The behavior-consequence relationship

2006

An endless number of training workshops, programs, consulting approaches and books have promised to teach managers the skills and tactics for coaxing employee behavior toward peak performance. Their seductive offerings appear too promising to ignore - but they're too good to be true.

The contrasting perspectives put forward by motivational theorists have produced a confusing mish-mash of approaches to managing human performance in the workplace. Management gurus are often entertaining and stimulating, but their recommendations vary widely and are difficult to apply systematically.

Remember The One Minute Manager? That's about how long it takes to alienate your employees with these oversimplified approaches.

Neither theories nor principles are useful without a data-based system that allows us to track the effect of change efforts and determine their value.

A more significant impact on organizational performance improvement has been obtained from initiatives like Six Sigma and TQM – systematic, data-based methods for solving operational problems and enhancing performance.

Faced with a distressing number of perspectives and recommendations, managers tend to default to a style that corresponds to their own personality. They manage reactively, without the benefit of organized principles to guide them. But the upshot of this is employee dissatisfaction and disengagement.

Managers tend to default to a style that corresponds to their own personality

In the first part of this article, we saw how employees change their behavior when certain conditions exist in the work environment – a new supervisor, job, employer, downsizing, or reorganization. Under these circumstances behavior change is frequently self-initiated, even though previous attempts to elicit value-added employee behaviors were often ineffective.

So what is the reason for this discrepancy? Why do employees resist when their managers encourage them to double-check their work, hand reports in early, suggest a money-saving idea, share their best practice, or return from breaks on time, but then - under other circumstances - voluntarily change their behavior?

The answer can be explained by repeating the simple principle: all behavior is governed by its consequences. And if we really want to break the Motivational Code, it is essential to understand the behavior-consequence relationship.

When people find themselves in unfamiliar situations, they are uncertain about what might happen if they do not conform to requests and requirements. The consequences for an employee who does not adapt his or her behavior to a new supervisor, new job, new employer, or new requirements might be serious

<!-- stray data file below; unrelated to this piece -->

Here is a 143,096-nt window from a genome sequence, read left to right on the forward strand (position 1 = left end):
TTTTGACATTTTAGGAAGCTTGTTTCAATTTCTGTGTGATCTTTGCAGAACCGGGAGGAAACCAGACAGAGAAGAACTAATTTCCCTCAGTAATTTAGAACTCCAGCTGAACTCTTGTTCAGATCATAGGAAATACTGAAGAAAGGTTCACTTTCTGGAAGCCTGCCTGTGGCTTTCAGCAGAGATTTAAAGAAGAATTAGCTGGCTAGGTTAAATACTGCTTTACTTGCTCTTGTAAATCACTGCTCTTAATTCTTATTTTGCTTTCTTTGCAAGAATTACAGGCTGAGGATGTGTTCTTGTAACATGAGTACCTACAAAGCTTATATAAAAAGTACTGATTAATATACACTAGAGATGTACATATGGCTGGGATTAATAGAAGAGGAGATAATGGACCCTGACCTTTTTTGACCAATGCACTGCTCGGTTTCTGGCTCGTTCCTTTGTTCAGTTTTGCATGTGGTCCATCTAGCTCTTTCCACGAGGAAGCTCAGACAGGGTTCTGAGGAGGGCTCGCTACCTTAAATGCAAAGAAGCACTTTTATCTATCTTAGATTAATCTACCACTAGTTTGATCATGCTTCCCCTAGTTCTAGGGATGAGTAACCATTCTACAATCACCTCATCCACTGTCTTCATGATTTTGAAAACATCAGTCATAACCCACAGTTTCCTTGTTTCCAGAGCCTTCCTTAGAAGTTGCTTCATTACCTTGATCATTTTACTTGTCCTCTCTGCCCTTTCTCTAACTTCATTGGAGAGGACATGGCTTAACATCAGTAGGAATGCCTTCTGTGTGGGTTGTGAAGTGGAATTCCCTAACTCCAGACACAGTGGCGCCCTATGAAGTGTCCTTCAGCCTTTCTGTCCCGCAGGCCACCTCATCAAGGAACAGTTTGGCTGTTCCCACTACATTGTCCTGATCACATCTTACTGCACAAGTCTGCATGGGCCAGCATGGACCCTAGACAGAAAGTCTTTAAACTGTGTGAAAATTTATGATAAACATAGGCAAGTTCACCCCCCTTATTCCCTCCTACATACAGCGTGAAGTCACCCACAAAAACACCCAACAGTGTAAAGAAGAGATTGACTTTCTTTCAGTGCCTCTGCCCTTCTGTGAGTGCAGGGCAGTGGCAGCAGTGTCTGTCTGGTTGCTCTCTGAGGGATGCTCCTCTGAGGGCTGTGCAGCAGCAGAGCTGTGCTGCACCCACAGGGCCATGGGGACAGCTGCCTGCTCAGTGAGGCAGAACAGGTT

At this point, it is useful to review in more detail, the behavior-consequence relationships that influence work behavior.

1. Any behavior (or any verbal or physical behavior) that has a positive payoff (is successful, gets us what we want) is repeated.

  • I told everyone in the breakroom my new joke and they all laughed.
  • I complained about my foot and the boss got Jim to walk the report over to corporate.
  • I asked the boss for some help and he is assigning me an assistant.
  • I blasted Ann about her productivity, and now she is really turning out the work.
  • I volunteered for the new task team, and they made me the team leader.
2. Any behavior that avoids a negative experience (criticism, needless effort, appearing dumb), is repeated.
  • I check that report three or four times, because if I make a mistake, the supervisor comes over to my cubicle.
  • I volunteer a new idea every week in our team meeting; if I don't, the boss and everybody else just stares at me.
  • I do it the same way every time. If I do it differently, even if it's more efficient,the engineers raise hell.
  • I ignore her calls; she always talks my ear off.

3. Any behavior that leads directly to a negative experience (discipline, embarassment, needless effort) is not repeated.

  • I finished first, so the boss gave me another assignment.
  • I solved that problem for engineering, and now they call me four times a day with problems nobody else can solve.
  • I had an idea that saved the company some money, so the head of the department gathered everybody into the main office and gave me a plaque. I was really embarrassed.
  • I helped the boss the other day. Now my buddies call me a brown nose.

But it is also important to understand that many managers continue to behave in ways that lead to employee disengagement because these behaviors produce an outcome that has an immediate positive payoff for them.

For example, when a manager threatens employees, speaks to them menacingly, alludes to a negative outcome if they don't do this or that, the employees usually do what is asked – and quickly. So the intimidating manager's behavior (though inappropriate) works for him or her and are therefore repeated, ultimately becoming habitual.

Yet this is also the way bullies are created. They are shaped by the consequences of their behavior. Indeed, the inappropriate behavior of managers is often reinforced because it represents a quick way to get others to do what the manager wants.

How many leaders and managers have built their careers on being tough, critical and intimidating – in effect, bullies? Or, how about the strange ones – the managers who are so quirky they make you nervous just to be around them? Employees will do everything in their power to avoid having to do face-time with these characters.

Managers often unintentionally stifle desirable employee behavior that would improve performance